Tuesday, 23 June 2020
If leaving me is easy
THROUGH the lens of the global Covid-19 pandemic the uncertainty delivered by the EU referendum exactly four years ago today (17 June 2016) now seems to be growing worse by the day. And, for a government determined to follow its Brexit ideology at all costs, an unexpected virus has been the perfect smokescreen.
Back in 2016, promises proffered by the Vote Leave campaign won the day, albeit by the slimmest of margins. Those promises, however, have not only failed to materialise but have largely been exposed as a cache of blatant lies.
Despite the severest of economic storms generated by the coronavirus pandemic, it would seem that the British government, under the leadership of Boris Johnson, is happy to pursue either of two suicidal options - the most basic of severance arrangements with the EU or no deal at all.
With a final deadline for agreement all but ignored, Britain as a country stands on a precipice and is in grave danger of being driven into a black hole by manipulative and evil forces. Anyone who understands the physics of black holes will know there is no return from such a cosmic catastrophe.
Four years ago the PR spin and slogans of Vote Leave were carefully created to tap into a public mood of general dissatisfaction.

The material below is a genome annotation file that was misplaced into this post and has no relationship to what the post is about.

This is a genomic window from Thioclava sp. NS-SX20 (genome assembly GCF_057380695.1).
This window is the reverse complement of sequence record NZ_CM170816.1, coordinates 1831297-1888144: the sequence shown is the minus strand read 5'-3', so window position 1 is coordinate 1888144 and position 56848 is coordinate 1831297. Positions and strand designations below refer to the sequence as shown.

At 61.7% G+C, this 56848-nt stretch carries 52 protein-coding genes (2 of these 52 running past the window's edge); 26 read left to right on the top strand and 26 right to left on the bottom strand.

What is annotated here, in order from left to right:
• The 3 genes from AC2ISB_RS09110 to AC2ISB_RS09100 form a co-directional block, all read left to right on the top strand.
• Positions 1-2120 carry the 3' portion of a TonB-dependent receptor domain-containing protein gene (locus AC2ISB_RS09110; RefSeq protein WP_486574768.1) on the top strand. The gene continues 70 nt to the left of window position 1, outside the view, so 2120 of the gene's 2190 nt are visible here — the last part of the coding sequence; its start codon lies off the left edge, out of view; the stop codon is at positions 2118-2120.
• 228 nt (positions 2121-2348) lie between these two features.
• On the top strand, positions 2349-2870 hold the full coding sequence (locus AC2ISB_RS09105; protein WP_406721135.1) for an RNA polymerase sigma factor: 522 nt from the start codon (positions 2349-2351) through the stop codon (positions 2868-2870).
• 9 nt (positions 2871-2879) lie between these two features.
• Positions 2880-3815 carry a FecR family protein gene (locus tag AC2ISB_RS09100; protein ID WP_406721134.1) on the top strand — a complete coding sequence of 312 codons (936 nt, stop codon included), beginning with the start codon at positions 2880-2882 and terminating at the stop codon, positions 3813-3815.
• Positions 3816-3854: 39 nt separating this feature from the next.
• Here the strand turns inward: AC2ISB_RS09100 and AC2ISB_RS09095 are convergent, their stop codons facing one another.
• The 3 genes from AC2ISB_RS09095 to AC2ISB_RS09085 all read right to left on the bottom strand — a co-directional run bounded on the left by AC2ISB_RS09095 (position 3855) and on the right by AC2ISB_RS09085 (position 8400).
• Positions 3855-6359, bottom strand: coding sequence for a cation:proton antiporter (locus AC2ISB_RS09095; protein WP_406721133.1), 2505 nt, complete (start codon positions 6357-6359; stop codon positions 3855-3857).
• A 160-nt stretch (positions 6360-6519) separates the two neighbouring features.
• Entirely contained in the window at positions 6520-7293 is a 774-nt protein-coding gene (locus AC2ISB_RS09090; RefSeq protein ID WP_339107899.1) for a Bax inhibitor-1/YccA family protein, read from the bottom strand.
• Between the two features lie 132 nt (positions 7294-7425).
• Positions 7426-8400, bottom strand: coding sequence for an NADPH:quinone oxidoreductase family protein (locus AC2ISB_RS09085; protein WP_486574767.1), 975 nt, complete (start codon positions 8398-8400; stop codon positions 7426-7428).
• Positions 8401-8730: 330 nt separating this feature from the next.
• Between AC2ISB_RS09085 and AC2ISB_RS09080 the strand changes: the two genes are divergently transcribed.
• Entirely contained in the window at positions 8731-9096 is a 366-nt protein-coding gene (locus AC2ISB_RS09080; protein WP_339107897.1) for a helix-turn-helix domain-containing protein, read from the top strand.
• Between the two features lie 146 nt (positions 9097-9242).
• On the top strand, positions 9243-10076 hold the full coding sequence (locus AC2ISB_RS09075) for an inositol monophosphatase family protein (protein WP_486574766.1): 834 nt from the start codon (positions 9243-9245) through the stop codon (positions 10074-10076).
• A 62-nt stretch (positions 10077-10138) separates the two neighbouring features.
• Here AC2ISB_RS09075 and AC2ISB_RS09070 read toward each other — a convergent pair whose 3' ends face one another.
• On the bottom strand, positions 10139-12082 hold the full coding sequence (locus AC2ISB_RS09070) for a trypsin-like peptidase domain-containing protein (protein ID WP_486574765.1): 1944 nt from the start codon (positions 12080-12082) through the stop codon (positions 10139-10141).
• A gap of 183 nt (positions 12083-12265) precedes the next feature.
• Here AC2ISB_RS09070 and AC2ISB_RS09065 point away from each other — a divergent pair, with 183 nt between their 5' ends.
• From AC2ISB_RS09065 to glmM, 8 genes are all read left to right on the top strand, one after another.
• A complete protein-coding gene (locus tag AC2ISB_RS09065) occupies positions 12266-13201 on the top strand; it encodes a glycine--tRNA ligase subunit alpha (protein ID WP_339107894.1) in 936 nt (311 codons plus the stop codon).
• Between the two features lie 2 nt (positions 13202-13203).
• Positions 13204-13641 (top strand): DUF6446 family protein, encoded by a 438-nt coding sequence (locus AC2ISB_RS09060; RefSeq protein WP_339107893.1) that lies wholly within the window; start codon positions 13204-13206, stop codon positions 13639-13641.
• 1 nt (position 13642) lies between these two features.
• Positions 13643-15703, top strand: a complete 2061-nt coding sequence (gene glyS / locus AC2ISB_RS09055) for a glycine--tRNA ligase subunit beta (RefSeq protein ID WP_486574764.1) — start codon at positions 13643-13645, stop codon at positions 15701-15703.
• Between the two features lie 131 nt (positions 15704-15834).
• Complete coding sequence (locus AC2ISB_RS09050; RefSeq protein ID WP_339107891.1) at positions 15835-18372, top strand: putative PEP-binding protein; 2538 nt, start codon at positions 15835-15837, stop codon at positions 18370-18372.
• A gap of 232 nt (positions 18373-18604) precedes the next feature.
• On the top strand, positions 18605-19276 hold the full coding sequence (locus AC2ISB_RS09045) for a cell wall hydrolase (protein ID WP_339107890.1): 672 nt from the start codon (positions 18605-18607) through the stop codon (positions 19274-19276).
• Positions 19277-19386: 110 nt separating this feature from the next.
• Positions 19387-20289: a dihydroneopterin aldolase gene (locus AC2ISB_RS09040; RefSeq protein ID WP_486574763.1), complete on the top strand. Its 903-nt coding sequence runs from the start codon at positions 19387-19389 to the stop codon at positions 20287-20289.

Blaming just about everything that was wrong with the country on a beleaguered EU worked well and one of the most dishonest and manipulative campaigns in political history, which also broke so many rules and regulations in the process, won the day.
In reality, extreme wealth and greed were the poisonous roots of a long-festering anti-EU drive. Much of this stemmed from the long anticipated ‘Anti Tax Avoidance Directive’ designed to ensure mega companies and billionaires pay a fair share of tax in their country of residence or operation, rather than be able to shift it to tax havens.
Surely this was a logical and sensible piece of legislation? But when this new directive was finally approved by 27 of the then 28 EU nations, it was the UK that abstained.
Since 2016, the real Brexit has gradually unfolded scene by scene, a tragedy of self-inflicted deprivation - the loss of rights, freedoms and privileges; the loss of standards and ethics; the loss of opportunity, jobs and prosperity; the loss of relationships, reputation and influence; the loss of dignity, humanity and diversity.
In complete opposite to the trite referendum campaign slogan “taking back control”, it has already heralded the loss of many of the country’s fundamental democracies and international respect and influence.
And, according to a Bloomberg Economics analysis, Brexit is on course to cost the UK more than its combined total of payments to the European Union budget over the past 47 years.
Four years on, as we look back with hindsight, one cannot fail to be struck by the transformation of politics and society. The Johnson government continues to put its pure Brexit ideology before the good of the country.
Now it hails a liberated UK. But if further chaos ensues from the start of next year when the transition period ends you can be sure the narrative will shift, probably to blame Covid-19 and the EU at the same time. To date Brexit has changed everything and served up nothing.
Happy EU referendum anniversary everyone!